>>>
>>> If we have many dimension properties, each of them referring to a small
>>> subset of concepts as the value set, and we want to follow Data Cubes
>>> (or GeoNames), and use iQvoc, we would have to deploy many iQvoc
>>> instances each of them containing just a single value set. This would
>>> break the overall thesaurus into pieces.
>>>
>>> Of course we can write some lines of OWL code so that a reasoner can
>>> infer a dedicated concept scheme for all skos:member instances of each
>>> skos:Collection, but ...
>>>
>>> All this raised the question if it wouldn' have been better either to
>>> ...
>>>
>>> (a) define one single pattern as part of the SKOS standard how to
>>> specify any subset of skos:Concept individuals as the value set of a
>>> property,
>>>
>>> (b) strictly use subclasses of skos:Concept to describe any kind of
>>> subsets of skos:Concept individuals, so nobody would need any kind of
>>> attachment to the rdfs:range to refer to this subset.
>>>
>>> (b) is my preferred solution of (a).
>>>
>>> After thinking this over more and more, I find that the given definition
>>> of skos:ConceptScheme has introduced a fatal and completely needless
>>> structural redundancy. This could have been avoided by deciding for (b).
>>>
>>> To be more general:
>>>
>>> skos:ConceptScheme priotises domain conventions over common and shared
>>> (better: to be shared) RDFS/OWL patterns.
>>>
>>> I found something similar in the Data Structure Definition of Data
>>> Cubes. Dave (cc) will understand, as we had some discussion about this
>>> topic ;-)
>>>
>>> I strictly believe it is a better strategy to convince each domain
>>> inheritance of a single global standard with only few indispensable
>>> options.
>>>
>>> Following each of the aquainted domain pattern leeds to structural
>>> weakness of this one global standard, as everything can be expressed
>>> using multiple patterns even though one pattern can fit all. In the open
>>> world, each reasoner needs to understand all those domain patterns.
>>> This is a quite obscure requirement.
>>>
>>> Dave et al. is conciliatory with SDMX and weakens RDFS/OWL by this.
>>> SKOS is conciliatory with the ISO thesaurus people and weakens RDFS/OWL
>>> by this.
>>> The same happens more and more in any domain, and may be it is too late
>>> to stop this, or even roll this back.
>>>
>>> I am quite sad about this.
>>> Unfortunately, W3C has no clear governance in this question (@Sandro).
>>> Sometimes I feel a working draft becomes a recommendation only by public
>>> rating in some domain which has no understanding of the power of pure
>>> RDFS/OWL .
>>>
>>> Sorry if I have taken so much of your time, if you have read until here.
>>>
>>> Finally I quote some lines from Neill Young: "Ambulance Blues" which may
>>> talk about myself:
>>>
>>> "And I still can hear him say:
>>> You're all just pissin' in the wind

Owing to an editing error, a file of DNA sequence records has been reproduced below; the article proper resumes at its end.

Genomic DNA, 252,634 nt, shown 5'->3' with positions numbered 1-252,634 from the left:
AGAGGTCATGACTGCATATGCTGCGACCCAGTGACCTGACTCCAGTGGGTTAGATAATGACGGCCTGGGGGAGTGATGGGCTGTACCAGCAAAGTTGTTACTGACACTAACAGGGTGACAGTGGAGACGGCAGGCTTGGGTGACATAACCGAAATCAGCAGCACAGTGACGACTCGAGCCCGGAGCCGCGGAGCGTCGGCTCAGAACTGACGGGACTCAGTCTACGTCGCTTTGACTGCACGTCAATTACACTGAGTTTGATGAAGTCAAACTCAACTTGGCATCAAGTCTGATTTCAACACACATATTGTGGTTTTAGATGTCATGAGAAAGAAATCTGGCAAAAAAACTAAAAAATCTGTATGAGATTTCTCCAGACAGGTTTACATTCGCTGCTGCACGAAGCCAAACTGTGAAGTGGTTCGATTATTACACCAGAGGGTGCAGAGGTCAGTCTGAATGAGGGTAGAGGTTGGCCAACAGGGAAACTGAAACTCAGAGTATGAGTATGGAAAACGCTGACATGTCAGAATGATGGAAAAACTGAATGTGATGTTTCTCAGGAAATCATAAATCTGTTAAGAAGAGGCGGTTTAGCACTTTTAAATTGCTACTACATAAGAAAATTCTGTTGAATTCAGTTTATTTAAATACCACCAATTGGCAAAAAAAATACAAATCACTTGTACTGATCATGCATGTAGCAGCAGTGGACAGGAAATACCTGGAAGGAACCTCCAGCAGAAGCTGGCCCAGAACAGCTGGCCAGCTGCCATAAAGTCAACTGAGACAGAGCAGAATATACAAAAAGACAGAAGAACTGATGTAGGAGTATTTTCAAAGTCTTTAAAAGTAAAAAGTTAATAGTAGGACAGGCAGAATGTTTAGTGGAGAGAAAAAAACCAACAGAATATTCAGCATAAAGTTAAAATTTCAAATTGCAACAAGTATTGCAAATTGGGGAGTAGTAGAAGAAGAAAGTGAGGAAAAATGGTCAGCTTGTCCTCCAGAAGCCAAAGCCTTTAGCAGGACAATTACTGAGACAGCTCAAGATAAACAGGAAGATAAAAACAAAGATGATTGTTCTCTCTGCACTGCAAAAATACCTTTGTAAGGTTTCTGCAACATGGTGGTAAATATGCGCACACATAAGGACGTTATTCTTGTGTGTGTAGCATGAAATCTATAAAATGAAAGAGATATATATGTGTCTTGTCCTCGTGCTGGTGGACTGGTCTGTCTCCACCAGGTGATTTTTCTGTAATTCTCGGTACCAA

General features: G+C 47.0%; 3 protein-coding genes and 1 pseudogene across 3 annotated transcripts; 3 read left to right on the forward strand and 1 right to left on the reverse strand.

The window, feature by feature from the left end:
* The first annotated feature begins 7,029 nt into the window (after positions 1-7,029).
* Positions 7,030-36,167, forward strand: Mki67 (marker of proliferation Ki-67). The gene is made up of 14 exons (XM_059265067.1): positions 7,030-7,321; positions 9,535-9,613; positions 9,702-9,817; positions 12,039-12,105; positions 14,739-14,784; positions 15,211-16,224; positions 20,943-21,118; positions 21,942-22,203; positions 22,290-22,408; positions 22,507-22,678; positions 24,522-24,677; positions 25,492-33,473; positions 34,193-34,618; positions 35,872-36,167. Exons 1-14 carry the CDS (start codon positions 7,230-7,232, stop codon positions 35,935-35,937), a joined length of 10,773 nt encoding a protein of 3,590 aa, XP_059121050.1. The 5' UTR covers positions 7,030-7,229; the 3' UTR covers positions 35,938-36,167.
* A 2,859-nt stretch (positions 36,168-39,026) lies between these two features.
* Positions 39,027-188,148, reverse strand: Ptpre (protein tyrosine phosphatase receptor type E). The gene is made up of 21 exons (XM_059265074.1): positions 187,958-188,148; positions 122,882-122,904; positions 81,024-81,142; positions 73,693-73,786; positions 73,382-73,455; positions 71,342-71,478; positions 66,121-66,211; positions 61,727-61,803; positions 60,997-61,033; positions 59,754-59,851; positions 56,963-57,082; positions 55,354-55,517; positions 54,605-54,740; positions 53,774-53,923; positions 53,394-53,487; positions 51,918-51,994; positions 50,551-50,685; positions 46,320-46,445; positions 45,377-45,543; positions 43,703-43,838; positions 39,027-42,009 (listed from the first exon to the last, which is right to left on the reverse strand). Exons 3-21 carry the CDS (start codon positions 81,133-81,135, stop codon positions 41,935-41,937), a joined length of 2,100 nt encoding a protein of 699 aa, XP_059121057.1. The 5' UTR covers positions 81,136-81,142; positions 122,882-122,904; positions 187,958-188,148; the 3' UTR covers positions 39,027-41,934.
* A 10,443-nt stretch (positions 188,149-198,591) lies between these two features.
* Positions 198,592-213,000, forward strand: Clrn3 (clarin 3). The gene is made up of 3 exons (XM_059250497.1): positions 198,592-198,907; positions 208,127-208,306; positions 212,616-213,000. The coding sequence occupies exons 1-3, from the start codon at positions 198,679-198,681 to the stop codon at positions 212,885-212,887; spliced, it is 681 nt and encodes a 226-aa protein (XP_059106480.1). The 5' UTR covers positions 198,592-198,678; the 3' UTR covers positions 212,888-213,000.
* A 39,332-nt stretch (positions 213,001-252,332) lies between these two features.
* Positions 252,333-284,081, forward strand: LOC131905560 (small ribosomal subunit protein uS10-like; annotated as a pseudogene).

>>> You don't know it but you are".
>>>
>>> Think I even know it.
>>>
>>> Best regards,
>>> Thomas
>>>
>>>
>>>
>>> [1] http://innoq.github.com/led/
>>> [2] http://www.w3.org/TR/vocab-data-cube/
>>> [3] https://github.com/innoq/iqvoc/
>>> [4] http://www.w3.org/TR/2009/REC-skos-reference-20090818/#L1101
>>>
>>> Am 22.08.2012 21:15, schrieb Antoine Isaac:
>>>> Dear Thomas,
>>>>
>>>> I'm ccing public-esw-thes@w3.org. Perhaps this was the one you were
>>>> looking for!
>>>>
>>>> (1)& (2)
>>>> You probably mean, if a ConceptScheme could be defined as a class, of
>>>> which the concepts of a given concept scheme are instances?
>>>> That would be the way to proceed, if you want to use the concept
>>>> scheme directly as the range of a property.
>>>> This is has never been suggested for inclusion in SKOS. In fact it is
>>>> not forbidden, either. You can assert rdf:type statements between
>>>> concepts and a concept scheme, if you want.
>>>> You can also define an adhoc sub-class of skos:Concept (say,
>>>> ex:ConceptOfSchemeX), which includes all concepts that related to a
>>>> specific concept scheme (ex:SchemeX) by skos:inScheme statements. This
>>>> is quite easy using OWL. And then you can use this new class as the
>>>> rdf:range.
>>>>
>>>> The possibility of these two options makes it less obvious, why there
>>>> should be a specific feature in SKOS to represent what you want.
>>>> But more fundamentally, it was perhaps never discussed, because it's
>>>> neither a 100% SKOS problem, nor a simple one.
>>>> It's a bit like the link between a document and a subject concept:
>>>> there could have been a skos:subject property, but it was argued that
>>>> Dublin Core's dc:subject was good enough.
>>>> But it's maybe even worse than that :-) There are indeed discussions
>>>> in the Dublin Core Architecture community about represent the link
>>>> between a property and a concept scheme directly, similar to what you
>>>> want. This is what is called vocabulary/value "encoding schemes" there
>>>> [1].
>>>> But the existence of this feature at a quite deep, data-model level,
>>>> rather confirms for me that it is something that clearly couldn't be
>>>> tackled at the time SKOS was made a standard. One can view this
>>>> problem as one of modeling RDFS/OWL properties, rather than
>>>> representing concepts, no?
>>>>
>>>>
>>>> (3)
>>>> I'm not sure I get the question. If they exist, such mapping
>>>> properties could be very difficult to semantically define. Would a
>>>> concept scheme be broader, equivalent, narrower than another one?
>>>> Rather, I'd say that the property you're after indicates that some
>>>> concepts from these two concept schemes are connected. For this I
>>>> think one could use general linkage properties between datasets, such
>>>> as voiD's linksets [2].
>>>>
>>>> I hope that helps,
>>>>
>>>> Antoine
>>>>
>>>> [1] http://dublincore.org/documents/profile-guidelines/ , search
>>>> "Statement template: subject"
>>>> [2] http://vocab.deri.ie/void
>>>>
>>
>>
>>
>
Received on Wednesday, 29 August 2012 06:59:54 UTC